Democratic candidates could collectively win millions more votes in the next Congressional elections and still not capture a majority in the House of Representatives. And this is all before getting to the raft of underhanded measures meant to prevent or discourage voters, including felony disenfranchisement laws that affect more than six million US citizens—a quarter of them in the presidential “battleground state” of Florida. Abolishing these constraints is not about helping the Democratic party win elections, but about expanding and reconfiguring the field of political possibilities in this country. Yet this institutional monstrosity is virtually impossible to address due in part to the requirement that three- quarters of the states must approve any constitutional amendment. This has kept the formal text of the constitution—and some of the hardwired rules of the electoral system—beyond the reach of popular politics for nearly a century, while turning the idea of the constitution into a sacred yet abstract ideal.
This state of affairs has given the nine Supreme Court justices, insulated by lifetime appointments, inordinate power over constitutional matters. In perhaps no other country have judges been accorded demigod status, whose every firing of a synapse must be gleaned for higher meaning, whose every heartbeat could determine the fate of the republic. Hence the liberal panic over the likelihood of the court moving even further to the right with Brett Kavanaugh’s lifetime appointment to the bench. This reaction is understandable, and the urgency is absolutely real. But it is also important to keep some history in mind and to recalibrate long-term expectations around the reality that in order to be meaningful, rights must not only exist in law books but also be vigorously defended by popular forces. The notion that courts are the last bulwark protecting the marginalized stems from an impoverished notion of politics: elect the right officials who will then appoint smart judges so that we can sit back and wait for them to decide on our rights. The historical myth of the judiciary as protector of the weak is a relatively recent one, dating mostly from the 1960s onward. More relevant are the extraordinarily undemocratic structures at work,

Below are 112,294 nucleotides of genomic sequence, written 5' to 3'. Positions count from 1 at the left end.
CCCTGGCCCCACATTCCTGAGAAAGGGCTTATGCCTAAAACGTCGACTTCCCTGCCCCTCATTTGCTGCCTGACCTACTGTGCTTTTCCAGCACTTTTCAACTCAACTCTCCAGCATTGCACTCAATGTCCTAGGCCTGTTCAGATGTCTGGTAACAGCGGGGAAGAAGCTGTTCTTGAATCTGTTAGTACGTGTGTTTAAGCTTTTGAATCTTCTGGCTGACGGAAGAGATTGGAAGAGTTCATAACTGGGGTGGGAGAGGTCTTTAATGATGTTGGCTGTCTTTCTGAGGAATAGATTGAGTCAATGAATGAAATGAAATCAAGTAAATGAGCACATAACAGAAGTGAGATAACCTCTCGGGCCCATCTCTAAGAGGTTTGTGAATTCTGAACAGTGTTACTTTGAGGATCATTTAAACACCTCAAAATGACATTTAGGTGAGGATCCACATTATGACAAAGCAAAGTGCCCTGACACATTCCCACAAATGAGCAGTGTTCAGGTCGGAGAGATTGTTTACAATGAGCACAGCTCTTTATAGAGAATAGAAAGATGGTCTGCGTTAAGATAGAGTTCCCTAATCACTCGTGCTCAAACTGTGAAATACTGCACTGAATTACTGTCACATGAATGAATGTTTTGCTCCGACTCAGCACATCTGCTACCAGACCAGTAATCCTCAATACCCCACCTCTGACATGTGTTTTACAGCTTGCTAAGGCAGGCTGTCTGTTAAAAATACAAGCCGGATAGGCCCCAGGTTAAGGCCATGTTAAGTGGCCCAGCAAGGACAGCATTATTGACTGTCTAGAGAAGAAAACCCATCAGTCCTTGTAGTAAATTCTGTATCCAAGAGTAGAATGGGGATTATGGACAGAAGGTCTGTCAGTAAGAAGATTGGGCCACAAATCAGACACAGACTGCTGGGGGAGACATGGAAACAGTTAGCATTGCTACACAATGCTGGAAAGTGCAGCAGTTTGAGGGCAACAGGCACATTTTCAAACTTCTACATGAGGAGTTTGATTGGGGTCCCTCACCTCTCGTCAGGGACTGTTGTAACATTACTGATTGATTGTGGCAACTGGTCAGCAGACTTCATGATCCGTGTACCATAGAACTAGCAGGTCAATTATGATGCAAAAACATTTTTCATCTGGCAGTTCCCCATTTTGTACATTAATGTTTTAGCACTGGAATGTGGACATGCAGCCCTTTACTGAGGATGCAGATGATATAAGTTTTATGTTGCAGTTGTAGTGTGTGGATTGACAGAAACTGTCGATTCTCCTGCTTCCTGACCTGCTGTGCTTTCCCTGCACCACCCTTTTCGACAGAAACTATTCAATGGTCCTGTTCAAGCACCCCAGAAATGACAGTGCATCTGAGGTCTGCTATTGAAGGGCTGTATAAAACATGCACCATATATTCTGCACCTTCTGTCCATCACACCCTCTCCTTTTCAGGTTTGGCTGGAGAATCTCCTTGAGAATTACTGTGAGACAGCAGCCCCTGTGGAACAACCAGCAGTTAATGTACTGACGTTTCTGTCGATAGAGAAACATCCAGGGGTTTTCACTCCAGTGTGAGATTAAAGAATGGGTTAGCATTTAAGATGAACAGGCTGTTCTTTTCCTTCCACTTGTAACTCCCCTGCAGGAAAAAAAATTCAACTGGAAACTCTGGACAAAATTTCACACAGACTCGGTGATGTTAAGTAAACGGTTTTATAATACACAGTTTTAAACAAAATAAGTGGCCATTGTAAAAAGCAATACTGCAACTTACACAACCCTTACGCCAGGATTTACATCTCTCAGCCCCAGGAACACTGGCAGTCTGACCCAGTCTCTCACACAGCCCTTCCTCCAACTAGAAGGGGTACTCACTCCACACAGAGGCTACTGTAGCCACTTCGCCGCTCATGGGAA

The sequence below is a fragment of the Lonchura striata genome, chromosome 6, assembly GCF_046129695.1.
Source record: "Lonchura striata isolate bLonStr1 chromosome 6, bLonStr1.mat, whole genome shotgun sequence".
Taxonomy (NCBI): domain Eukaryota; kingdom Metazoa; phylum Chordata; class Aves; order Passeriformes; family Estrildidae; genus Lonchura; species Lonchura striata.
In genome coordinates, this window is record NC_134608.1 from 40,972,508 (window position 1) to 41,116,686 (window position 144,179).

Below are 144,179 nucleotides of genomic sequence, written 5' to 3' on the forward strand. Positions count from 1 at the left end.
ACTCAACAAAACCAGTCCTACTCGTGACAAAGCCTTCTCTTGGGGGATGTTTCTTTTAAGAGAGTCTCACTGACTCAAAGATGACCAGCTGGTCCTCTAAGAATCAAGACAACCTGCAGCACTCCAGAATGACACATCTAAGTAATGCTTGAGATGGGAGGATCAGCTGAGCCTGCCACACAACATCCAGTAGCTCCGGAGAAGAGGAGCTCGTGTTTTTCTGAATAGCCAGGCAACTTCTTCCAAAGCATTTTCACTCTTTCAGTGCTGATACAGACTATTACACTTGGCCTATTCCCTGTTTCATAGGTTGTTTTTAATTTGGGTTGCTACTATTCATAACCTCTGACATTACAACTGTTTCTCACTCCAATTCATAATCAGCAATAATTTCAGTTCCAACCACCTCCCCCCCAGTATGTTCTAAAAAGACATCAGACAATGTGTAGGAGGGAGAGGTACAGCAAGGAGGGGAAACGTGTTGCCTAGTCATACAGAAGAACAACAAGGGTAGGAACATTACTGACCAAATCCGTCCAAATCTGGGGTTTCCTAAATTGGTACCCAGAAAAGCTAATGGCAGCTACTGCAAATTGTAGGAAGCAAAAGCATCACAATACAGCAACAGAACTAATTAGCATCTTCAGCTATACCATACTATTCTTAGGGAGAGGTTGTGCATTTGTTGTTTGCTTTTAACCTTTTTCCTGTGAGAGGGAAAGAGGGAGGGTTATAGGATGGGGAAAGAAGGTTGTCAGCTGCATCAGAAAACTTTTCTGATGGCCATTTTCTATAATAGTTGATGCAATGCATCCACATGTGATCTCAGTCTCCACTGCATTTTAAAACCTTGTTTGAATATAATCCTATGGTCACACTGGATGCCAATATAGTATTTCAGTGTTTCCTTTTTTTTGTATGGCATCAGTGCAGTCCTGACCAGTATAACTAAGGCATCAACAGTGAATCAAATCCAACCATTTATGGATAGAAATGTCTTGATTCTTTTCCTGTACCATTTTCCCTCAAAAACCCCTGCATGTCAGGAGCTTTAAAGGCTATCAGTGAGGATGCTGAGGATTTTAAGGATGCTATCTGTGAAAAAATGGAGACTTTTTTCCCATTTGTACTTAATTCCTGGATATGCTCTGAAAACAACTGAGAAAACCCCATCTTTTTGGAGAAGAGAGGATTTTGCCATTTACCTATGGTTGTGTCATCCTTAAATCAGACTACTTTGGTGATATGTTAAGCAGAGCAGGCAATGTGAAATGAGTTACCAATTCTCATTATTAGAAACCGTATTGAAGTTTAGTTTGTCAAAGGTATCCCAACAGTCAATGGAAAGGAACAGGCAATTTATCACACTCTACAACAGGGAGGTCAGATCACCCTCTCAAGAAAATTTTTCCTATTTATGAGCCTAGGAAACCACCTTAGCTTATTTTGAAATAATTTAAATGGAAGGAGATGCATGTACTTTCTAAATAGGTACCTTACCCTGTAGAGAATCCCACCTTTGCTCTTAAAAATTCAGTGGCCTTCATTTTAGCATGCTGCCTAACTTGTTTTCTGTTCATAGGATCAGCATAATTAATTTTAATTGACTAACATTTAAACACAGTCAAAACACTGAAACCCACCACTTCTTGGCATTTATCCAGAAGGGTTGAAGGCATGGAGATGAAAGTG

- Summer '20
- Dr joseph